Preventing the Creation of Temporary Objects

Preventing the Creation of Temporary Objects

The compiler inserts temporary objects “behind your back” in several contexts. For time critical applications, the overhead of a temporary can be quite significant because both the constructor and the destructor of each temporary object must be invoked. Fortunately, you can prevent the creation of a temporary object in most cases, thereby minimizing its incurred performance overhead. Here’s a concrete example. In the following snippet, a temporary is created:

   Complex x, y, z;  x = y+z; // assignment; temporary generated here

The expression y+z; results in a temporary object of type Complex that stores the result of the addition. The temporary is then assigned to x and destroyed subsequently. The generation of the temporary object can be avoided in two ways:

   Complex y,z;  Complex x = y+z; // initialization instead of assignment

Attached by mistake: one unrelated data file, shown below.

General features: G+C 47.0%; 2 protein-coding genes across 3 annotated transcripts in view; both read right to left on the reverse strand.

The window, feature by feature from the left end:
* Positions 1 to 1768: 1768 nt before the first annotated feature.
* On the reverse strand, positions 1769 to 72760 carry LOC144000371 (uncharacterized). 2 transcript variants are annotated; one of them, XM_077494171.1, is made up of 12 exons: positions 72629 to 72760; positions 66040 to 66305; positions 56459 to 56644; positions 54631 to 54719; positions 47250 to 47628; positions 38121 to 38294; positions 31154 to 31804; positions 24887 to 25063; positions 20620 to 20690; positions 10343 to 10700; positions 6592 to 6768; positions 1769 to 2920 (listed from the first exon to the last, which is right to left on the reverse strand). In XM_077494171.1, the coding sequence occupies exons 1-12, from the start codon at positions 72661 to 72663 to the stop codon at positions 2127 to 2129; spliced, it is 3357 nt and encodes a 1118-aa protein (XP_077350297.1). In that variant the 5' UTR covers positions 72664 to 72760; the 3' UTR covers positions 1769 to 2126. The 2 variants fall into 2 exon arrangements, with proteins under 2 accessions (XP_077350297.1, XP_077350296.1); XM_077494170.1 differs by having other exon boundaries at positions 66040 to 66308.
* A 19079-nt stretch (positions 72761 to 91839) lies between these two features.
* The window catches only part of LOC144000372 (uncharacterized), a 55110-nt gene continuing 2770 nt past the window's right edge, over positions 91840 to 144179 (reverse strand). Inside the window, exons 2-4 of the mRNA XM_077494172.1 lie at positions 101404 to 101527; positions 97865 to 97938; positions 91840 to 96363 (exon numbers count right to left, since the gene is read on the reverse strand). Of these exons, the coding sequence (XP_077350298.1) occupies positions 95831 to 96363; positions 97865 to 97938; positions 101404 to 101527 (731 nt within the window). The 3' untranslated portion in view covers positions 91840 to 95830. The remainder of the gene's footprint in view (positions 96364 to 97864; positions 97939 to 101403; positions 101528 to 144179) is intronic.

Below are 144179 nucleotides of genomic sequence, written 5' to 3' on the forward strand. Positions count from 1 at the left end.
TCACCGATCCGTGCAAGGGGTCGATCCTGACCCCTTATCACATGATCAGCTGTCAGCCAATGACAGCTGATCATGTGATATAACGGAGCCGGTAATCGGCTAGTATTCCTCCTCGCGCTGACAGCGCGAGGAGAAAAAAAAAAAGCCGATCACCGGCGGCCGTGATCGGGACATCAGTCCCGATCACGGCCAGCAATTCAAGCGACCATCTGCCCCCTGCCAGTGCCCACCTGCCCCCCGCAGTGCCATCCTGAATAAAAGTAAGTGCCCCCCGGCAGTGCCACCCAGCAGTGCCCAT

In the example above, the result of adding x and z is constructed directly into the object x, thereby eliminating the need for an intermediary temporary. Alternatively, you can use += instead of + to get the same effect:

   // the following 2 lines are equivalent to: x = y+z;  x =y; // assignmnet  x+=z; // no temporary here

Although the form that uses += is less elegant, it costs only two member function calls: assignment operator and operator +=. In contrast, the use of + results in three member function calls: constructor call for the temporary, copy constructor for x, and a destructor call for the temporary.


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